Monday, December 30, 2013

Maria M. Book One

Maria M. may be the most metatextual graphic novel ever. It is an adaptation of a movie written by a grandaughter about her grandmother, starring her aunt as the main character. And all of this is set in the fictional Palomar-universe Gilbert Hernandez has carefully and fulsomely developed over the past three decades. Also, the events recounted in the movie have were the topic of one of Beto's densest, most complicated narratives, Poison River.

The good news is that a new reader would have to know none of that, because this a lean, mean killing machine of a book. The story follows one Maria Martinez, immigrant in the USA trying to make her way. This opening illustration should tell you how the story is going to go.
She tries to find success in beauty contests, acting (in legitimate and stag films), dancing, wearing costumes at business conventions, and working in restaurants. Add to these struggles that she witnesses some very criminal business, she begins to attract attention from some very shady characters.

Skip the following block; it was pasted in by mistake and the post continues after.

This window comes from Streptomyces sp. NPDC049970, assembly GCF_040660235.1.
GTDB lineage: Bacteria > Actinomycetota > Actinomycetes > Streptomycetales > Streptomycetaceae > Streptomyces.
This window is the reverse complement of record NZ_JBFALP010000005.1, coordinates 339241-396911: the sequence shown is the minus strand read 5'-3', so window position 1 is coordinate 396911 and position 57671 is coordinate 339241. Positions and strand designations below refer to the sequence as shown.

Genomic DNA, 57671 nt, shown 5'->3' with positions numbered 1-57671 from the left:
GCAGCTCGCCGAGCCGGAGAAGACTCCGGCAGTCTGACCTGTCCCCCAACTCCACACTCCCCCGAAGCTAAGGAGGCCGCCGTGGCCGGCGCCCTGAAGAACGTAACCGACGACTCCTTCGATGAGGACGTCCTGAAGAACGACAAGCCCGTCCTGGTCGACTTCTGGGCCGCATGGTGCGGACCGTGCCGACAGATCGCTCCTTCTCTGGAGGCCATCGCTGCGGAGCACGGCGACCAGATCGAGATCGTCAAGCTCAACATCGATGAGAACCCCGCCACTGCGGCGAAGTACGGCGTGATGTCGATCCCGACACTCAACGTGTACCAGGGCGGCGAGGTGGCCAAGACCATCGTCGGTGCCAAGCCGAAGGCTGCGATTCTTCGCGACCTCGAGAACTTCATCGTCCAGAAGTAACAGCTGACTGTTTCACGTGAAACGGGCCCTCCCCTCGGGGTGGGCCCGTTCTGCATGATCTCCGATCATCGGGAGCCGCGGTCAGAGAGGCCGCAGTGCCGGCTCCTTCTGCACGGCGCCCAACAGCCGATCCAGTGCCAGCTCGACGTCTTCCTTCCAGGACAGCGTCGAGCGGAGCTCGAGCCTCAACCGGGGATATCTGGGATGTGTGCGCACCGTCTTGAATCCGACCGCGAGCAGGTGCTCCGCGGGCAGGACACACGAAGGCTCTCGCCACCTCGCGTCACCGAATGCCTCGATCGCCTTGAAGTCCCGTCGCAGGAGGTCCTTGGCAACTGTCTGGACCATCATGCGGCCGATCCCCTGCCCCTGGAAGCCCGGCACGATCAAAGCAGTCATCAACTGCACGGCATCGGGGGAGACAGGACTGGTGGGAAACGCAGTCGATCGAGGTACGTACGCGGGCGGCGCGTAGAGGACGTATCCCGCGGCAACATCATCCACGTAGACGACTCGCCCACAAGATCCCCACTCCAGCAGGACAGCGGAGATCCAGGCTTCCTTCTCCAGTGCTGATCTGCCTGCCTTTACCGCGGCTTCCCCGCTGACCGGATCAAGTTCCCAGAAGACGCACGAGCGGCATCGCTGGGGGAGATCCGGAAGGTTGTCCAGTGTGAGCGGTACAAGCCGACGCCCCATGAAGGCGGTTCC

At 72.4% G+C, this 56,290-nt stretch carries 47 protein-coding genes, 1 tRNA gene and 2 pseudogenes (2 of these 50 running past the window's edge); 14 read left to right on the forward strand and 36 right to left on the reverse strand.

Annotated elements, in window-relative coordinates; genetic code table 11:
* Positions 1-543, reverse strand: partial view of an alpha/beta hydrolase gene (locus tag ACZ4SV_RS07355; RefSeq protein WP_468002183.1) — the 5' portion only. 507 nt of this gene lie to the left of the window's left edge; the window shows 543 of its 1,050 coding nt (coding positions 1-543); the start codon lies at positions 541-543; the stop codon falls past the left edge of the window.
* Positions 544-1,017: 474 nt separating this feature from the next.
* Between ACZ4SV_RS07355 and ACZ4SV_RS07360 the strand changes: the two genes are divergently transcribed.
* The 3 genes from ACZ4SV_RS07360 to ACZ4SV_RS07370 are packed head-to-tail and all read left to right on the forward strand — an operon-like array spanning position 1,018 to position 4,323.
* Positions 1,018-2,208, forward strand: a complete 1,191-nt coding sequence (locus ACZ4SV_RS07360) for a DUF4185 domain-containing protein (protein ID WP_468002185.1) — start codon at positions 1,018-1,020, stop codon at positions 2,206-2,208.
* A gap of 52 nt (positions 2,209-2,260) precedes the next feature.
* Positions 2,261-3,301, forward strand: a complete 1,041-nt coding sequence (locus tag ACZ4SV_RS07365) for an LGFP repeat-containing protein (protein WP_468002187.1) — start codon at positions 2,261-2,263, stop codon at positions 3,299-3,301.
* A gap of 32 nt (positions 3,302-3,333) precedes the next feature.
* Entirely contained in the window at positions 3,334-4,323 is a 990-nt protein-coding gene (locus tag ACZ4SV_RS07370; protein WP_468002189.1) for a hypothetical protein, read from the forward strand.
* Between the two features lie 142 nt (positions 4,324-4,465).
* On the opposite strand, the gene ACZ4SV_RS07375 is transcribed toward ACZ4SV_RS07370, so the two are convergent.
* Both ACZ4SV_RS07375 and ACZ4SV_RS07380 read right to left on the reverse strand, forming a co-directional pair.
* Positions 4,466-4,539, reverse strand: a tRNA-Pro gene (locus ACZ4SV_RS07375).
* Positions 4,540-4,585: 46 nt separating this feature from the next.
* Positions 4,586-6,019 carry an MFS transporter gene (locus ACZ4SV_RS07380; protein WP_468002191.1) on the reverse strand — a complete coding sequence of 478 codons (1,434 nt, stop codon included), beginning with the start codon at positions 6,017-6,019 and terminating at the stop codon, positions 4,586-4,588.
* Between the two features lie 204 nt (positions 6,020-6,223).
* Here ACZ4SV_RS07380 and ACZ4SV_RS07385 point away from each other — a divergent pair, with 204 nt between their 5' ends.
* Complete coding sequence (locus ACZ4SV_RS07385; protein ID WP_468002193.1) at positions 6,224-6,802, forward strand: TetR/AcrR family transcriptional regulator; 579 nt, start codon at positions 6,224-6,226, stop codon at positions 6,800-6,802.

Through the course of events, Maria becomes many things, a bauble to be possessed, an object of desire, and a player in the world of organized crime and drugs. And that is only half the tale, as there will be a sequel.

This book is beautifully prurient. Gone here are the grotesque characters of Poison River, their parts played by the more traditionally attractive Hollywood actor types. Sex, violence, and all the hallmarks of exploitation cinema drip from these gorgeously rendered pages. Beto seems to be reveling in and through the artwork. Maybe the book is too beautiful, but it is interesting to see how the "cleaned up" version compares with the more literal one.

A master of graphic storytelling, Gilbert Hernandez has received many positive reviews. Tom Murphy wrote that even though he "can’t hold Maria M in the same affection as Beto’s more ‘human’ material," the book is "held in place by an almost mind-bogglingly complex cat’s cradle of metatextual references and correspondences." This book is both simple and complex, depending on how much of Beto's work the reader knows. That he is able to create work that can straddle such territory is amazing.

Maria M. Book One is published by Fantagraphics, who provide previews and much more here.

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